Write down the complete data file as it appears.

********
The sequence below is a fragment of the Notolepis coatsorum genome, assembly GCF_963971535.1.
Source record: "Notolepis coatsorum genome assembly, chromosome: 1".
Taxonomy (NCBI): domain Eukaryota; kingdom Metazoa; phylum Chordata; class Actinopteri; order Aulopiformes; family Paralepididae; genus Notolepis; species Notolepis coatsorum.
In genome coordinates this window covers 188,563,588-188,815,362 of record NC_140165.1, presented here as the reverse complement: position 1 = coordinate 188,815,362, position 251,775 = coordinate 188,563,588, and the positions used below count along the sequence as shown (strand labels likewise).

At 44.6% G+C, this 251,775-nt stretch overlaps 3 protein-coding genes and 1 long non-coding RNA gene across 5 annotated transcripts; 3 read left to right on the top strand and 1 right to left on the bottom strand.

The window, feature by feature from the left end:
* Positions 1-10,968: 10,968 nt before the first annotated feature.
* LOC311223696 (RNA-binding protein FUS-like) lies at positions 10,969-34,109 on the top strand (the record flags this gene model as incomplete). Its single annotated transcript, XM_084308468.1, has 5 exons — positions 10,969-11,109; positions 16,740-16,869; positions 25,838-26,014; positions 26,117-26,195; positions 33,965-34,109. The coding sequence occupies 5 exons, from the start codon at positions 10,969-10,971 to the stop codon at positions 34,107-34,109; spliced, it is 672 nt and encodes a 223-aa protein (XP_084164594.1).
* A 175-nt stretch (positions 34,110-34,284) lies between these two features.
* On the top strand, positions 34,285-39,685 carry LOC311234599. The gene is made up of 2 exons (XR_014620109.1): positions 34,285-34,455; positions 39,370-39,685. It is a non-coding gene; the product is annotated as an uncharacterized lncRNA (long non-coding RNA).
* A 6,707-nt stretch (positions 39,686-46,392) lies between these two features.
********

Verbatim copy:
The sequence below is a fragment of the Notolepis coatsorum genome, assembly GCF_963971535.1.
Source record: "Notolepis coatsorum genome assembly, chromosome: 1".
Taxonomy (NCBI): domain Eukaryota; kingdom Metazoa; phylum Chordata; class Actinopteri; order Aulopiformes; family Paralepididae; genus Notolepis; species Notolepis coatsorum.
In genome coordinates this window covers 188,563,588-188,815,362 of record NC_140165.1, presented here as the reverse complement: position 1 = coordinate 188,815,362, position 251,775 = coordinate 188,563,588, and the positions used below count along the sequence as shown (strand labels likewise).

At 44.6% G+C, this 251,775-nt stretch overlaps 3 protein-coding genes and 1 long non-coding RNA gene across 5 annotated transcripts; 3 read left to right on the top strand and 1 right to left on the bottom strand.

The window, feature by feature from the left end:
* Positions 1-10,968: 10,968 nt before the first annotated feature.
* LOC311223696 (RNA-binding protein FUS-like) lies at positions 10,969-34,109 on the top strand (the record flags this gene model as incomplete). Its single annotated transcript, XM_084308468.1, has 5 exons — positions 10,969-11,109; positions 16,740-16,869; positions 25,838-26,014; positions 26,117-26,195; positions 33,965-34,109. The coding sequence occupies 5 exons, from the start codon at positions 10,969-10,971 to the stop codon at positions 34,107-34,109; spliced, it is 672 nt and encodes a 223-aa protein (XP_084164594.1).
* A 175-nt stretch (positions 34,110-34,284) lies between these two features.
* On the top strand, positions 34,285-39,685 carry LOC311234599. The gene is made up of 2 exons (XR_014620109.1): positions 34,285-34,455; positions 39,370-39,685. It is a non-coding gene; the product is annotated as an uncharacterized lncRNA (long non-coding RNA).
* A 6,707-nt stretch (positions 39,686-46,392) lies between these two features.